Friday, December 18, 2009

Time in wood and Home, among other things

It is definitely winter. Nights are down in the single digits. I'm facing the choice of living a life of decadent warmth or being conservative with my wood usage. I went for conservative last night and spent all morning huddled by the stove, not even cooking myself a warm breakfast because that would take me out of the living room for too long.

It seems to me that the length of winter is measured in wood. A chord isn't just a measure of stacked, split wood (2 feet by 4 feet by 8 feet), but of heat per day, per week, per month. 2 1/3 chords - which is roughly what I started out with, is shifting, shrinking, and changing very rapidly. In the fall, a chord of wood is endless. One log here and there makes the oncoming winter seem easy, filled with abundance. As the winter comes in with her blizzards and below-zero wind chills, a chord becomes a much smaller measure. 2 months easily becomes a chord and a half. the stack of wood indoors shrinks fast. the amount of heat provided becomes relative to the cold outside, and the stove is always on. A little furnace chewing away split logs, one by one, or two by two, or three by three if the stove is cold and dead and needs to be revived, first hoarding the heat, then slowly radiating it out into the house over the course of hours, until even the kitchen is warm, and the cat and I venture away from the chair pulled right up to the stove for an abbreviated night of chores and tasks.

Last night I made both salves I said I'd make lavender lip balm, lavender baby oil, and shampoo. I used 1/4 pint jars, old travel candle tins, and these little black plastic lidded containers that were used for goat cheese and a friend had saved in her resourcefulness and had given to me. They turned out to be a good size for salve (a bit on the large size - so I filled them halfway, but much better than anything else I had, since I had neglected to buy another flat of 1/4 pint jars - which I go through faster than is at all reasonable).

I hung a blanket over my front door to keep the draft at bay. What looked like a very ugly old blanket actually turned into a cozy entryway because the colors matched and complimented the walls so well. I considered weather stripping, but the space between the door and the frame is so uneven in places, and the process of buying and installing the stripping was so unknown to me, that I went for the simple solution of nailing a blanket to the door (yes - this is what my landlords suggested. I think the door is being replaced come spring anyway - I need a screen).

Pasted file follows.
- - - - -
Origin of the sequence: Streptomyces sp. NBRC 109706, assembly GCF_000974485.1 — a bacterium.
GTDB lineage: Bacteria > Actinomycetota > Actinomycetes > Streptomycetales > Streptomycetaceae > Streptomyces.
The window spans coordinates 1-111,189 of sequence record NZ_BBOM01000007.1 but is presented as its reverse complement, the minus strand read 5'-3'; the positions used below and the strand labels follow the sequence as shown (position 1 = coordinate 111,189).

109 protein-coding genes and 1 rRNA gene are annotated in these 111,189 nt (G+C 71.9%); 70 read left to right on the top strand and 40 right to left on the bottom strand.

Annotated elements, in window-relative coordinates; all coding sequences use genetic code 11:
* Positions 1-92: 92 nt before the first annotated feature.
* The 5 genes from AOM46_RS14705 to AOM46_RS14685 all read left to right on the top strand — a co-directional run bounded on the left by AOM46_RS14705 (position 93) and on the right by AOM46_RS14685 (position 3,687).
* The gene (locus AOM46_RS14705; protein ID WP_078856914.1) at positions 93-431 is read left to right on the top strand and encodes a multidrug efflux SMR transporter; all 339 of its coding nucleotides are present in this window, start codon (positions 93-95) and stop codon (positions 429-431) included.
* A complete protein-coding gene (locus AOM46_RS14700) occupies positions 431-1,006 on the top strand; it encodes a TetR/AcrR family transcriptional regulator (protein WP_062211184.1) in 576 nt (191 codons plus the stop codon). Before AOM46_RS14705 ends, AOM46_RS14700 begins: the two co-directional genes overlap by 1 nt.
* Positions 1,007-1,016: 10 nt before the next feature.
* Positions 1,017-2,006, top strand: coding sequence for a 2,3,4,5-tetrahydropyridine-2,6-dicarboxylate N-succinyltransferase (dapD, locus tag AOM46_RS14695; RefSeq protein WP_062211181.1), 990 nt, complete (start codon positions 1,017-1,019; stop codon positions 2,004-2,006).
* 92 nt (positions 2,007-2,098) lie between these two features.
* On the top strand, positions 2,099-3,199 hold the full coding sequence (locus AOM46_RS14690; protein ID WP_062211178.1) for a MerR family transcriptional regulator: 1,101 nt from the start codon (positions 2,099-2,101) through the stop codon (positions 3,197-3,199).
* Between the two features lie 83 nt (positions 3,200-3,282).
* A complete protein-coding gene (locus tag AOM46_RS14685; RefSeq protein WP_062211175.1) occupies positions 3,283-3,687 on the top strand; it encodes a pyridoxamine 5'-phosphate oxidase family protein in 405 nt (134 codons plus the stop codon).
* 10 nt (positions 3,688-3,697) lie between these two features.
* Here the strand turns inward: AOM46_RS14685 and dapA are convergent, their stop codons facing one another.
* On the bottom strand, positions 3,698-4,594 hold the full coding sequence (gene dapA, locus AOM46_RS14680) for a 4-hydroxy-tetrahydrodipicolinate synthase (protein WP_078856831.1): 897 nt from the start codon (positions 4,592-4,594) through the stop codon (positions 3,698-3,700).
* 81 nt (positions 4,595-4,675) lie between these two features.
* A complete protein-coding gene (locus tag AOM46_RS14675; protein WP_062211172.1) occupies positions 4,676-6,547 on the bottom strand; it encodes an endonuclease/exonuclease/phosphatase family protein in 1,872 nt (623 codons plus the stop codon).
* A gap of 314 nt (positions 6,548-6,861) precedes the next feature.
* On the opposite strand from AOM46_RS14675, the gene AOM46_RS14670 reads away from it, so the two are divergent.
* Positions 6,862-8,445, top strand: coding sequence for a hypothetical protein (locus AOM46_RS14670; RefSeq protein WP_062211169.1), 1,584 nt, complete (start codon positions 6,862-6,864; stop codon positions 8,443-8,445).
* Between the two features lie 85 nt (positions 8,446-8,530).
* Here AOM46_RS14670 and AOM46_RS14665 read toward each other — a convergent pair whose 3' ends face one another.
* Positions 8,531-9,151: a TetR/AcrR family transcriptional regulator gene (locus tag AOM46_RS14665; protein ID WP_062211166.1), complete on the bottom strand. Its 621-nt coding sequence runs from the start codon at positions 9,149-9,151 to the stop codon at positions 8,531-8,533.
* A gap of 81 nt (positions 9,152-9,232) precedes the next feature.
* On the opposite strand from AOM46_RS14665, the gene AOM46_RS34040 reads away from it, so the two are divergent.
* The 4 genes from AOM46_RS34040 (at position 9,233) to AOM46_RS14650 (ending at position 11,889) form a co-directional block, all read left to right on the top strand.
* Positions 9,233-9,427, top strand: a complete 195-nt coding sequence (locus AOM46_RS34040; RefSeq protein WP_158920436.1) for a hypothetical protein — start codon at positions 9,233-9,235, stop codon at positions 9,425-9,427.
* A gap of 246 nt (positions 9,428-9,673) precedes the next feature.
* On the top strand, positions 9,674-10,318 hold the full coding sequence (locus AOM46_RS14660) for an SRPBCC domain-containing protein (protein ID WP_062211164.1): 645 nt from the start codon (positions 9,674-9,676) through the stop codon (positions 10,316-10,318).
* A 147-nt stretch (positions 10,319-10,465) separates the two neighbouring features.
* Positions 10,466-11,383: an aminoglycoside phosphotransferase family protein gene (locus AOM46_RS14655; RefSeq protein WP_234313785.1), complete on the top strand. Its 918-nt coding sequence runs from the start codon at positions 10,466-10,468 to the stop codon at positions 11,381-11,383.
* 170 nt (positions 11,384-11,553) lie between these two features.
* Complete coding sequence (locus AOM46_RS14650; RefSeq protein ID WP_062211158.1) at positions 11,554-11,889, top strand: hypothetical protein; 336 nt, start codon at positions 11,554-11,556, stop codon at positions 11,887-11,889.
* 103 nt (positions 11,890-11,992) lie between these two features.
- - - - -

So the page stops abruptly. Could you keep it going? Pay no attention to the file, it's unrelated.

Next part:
As the winter encroaches and I am drawn more and more to the hearth I am dreaming of the possibilities of home. I am considering the possibilities of summers and winters. I am considering a little mud room, or at least a covered porchlet. The direct southern exposure would make for a perfect little sunroom or greenhouse. The shed could be insulated, a door could be cut into the living room, and the little room could serve as an office or a small bedroom. with an additional window facing the stream to the north, it would easily be the most beautiful little room in the house.

My landlords mentioned, offhand and semi-joking in the way we all do, that maybe we could switch houses eventually, when their kids all moved and once I had kids. They wouldn't need the big house anymore, and would like the coziness of the cottage, and I would need a larger space and could move into the farm house. it is a fantasy, of course, but to me, in my incredible sedentariness, it is the loveliest of fantasies. Imagine - finding home at 22! This may not be your dream, but it is mine. A stream, a view of the Catskills, a strip of forest, a sledding hill, 30 tilled acres, outbuildings, a barn, a hamlet within a mile with a library and a PO, a city within 10 miles with everything I might need including a direct train into New York City, wonderful neighbors and long-term relationships. Never underestimate the power of a beautiful place.

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